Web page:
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OF THE HUMAN BREED.   7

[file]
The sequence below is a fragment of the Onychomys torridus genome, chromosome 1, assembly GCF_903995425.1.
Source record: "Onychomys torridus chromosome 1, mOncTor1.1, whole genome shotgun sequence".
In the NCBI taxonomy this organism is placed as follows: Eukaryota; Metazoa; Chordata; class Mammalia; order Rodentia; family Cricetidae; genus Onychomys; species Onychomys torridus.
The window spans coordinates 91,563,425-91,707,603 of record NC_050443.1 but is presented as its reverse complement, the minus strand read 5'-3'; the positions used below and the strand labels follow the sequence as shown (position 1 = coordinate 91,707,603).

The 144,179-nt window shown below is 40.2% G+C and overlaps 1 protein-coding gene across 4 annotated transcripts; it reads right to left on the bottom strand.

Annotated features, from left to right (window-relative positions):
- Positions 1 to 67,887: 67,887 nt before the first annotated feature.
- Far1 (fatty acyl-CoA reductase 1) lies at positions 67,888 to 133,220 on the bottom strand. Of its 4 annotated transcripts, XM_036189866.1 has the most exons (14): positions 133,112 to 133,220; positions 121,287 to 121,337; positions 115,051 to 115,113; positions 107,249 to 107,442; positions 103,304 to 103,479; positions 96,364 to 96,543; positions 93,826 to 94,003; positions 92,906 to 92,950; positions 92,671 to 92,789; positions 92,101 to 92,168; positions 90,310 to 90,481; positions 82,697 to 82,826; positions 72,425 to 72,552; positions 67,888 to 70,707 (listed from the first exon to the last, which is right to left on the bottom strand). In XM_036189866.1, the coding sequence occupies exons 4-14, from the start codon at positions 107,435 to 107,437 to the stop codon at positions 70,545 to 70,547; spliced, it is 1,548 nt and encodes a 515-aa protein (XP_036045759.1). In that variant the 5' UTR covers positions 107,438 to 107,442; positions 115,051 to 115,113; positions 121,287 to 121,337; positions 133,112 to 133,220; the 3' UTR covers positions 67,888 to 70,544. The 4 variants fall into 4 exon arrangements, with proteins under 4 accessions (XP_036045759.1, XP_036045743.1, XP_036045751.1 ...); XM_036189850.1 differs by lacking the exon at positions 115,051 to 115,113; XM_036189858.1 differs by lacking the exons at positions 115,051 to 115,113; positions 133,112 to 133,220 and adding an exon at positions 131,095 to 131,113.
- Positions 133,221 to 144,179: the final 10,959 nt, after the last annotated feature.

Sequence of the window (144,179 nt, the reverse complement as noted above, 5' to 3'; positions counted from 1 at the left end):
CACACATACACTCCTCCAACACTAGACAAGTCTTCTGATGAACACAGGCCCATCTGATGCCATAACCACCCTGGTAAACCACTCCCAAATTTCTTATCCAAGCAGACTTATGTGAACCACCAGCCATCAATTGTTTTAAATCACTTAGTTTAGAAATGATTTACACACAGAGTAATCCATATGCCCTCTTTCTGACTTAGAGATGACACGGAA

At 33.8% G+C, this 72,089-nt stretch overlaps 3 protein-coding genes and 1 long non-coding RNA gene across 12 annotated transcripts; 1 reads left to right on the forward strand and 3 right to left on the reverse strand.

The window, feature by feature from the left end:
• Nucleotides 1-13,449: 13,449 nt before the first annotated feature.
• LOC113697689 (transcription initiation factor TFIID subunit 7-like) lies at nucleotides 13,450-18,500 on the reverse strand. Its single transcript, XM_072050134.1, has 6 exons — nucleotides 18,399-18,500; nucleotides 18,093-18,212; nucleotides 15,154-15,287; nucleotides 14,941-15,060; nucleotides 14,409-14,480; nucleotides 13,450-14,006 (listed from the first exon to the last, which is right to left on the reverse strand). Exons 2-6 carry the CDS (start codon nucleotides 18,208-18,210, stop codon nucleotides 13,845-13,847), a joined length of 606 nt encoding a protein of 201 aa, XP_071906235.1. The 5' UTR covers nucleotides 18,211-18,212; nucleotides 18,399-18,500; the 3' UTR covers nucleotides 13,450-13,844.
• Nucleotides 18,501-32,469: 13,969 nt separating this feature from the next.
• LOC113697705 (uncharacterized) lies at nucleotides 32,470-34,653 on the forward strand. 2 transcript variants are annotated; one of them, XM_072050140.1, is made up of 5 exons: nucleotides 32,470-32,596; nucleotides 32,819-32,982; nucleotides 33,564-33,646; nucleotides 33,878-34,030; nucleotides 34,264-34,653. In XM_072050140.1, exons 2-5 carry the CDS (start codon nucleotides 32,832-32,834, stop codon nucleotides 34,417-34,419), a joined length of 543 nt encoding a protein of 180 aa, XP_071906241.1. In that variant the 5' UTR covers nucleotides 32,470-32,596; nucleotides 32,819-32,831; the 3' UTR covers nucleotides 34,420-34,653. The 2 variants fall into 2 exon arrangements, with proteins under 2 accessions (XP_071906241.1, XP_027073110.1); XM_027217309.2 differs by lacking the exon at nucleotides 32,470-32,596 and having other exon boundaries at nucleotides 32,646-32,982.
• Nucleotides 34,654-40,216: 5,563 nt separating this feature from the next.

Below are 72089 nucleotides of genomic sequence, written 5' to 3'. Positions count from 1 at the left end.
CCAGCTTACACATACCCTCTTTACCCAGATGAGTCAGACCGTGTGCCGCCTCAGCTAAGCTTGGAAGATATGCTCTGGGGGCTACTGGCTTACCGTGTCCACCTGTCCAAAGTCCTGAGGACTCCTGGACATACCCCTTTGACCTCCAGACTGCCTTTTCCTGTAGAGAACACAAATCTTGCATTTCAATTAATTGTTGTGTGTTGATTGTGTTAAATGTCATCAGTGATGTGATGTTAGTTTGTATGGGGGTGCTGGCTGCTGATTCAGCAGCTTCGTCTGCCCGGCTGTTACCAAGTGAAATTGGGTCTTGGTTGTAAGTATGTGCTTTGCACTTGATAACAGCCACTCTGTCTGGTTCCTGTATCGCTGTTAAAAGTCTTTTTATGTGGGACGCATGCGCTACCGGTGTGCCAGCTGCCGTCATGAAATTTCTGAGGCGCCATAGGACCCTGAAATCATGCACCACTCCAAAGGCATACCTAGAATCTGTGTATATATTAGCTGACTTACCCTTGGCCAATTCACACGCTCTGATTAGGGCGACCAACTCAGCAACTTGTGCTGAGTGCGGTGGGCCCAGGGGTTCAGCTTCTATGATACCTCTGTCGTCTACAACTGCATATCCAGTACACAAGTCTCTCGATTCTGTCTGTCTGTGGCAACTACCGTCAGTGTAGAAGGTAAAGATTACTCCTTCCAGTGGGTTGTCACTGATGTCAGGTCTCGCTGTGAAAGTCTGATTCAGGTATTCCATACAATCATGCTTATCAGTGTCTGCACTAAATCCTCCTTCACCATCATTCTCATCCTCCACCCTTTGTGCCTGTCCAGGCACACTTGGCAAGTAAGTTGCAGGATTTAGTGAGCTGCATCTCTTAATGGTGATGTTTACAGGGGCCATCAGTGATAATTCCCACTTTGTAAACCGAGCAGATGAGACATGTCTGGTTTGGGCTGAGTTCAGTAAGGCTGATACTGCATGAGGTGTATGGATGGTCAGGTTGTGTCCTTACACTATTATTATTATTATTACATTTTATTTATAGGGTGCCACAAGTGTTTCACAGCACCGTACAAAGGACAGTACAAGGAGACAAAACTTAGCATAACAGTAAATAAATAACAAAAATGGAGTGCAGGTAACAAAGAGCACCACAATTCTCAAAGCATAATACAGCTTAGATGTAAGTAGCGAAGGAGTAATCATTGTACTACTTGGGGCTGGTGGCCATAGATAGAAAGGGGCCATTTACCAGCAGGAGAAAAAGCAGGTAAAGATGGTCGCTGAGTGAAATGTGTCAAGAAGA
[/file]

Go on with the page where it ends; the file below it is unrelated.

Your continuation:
height of the adult males, to whom my figures refer, was nearly? 5 feet 8 inches, and the value of their " normal-talent " (which is a measure of the spread of distribution) was very nearly zl inches. From these data it is easily reckoned that Class U would contain men whose heights exceed 6 feet i i inches. Even they are tall enough to overlook a hatless mob, while the higher classes, such as V, W and X, tower above it in an increasingly marked degree. So the civic worth (however that term may be defined) of U-class men, and still more of V-class, are notably superior to the crowd, though they are far below the heroic order. The rarity of a V-class man in each specified quality or group of qualities is as 35 in io,ooo, or say, for the convenience of using round numbers, as I to 300. A man of the W class is ten times rarer, and of the X class rarer still ; but I shall avoid giving any more exact definition of X than as a value considerably rarer than V. This gives a general but just idea of the distribution throughout a population of each and every quality taken separately so far as it is normally distributed. As already mentioned, it does the same for any group of normal qualities ; thus, if marks for classics and for mathematics were severally normal in their distribution, the combined marks gained by each candidate in both those subjects would be distributed normally also, this being one of the many interesting properties of the law of frequency.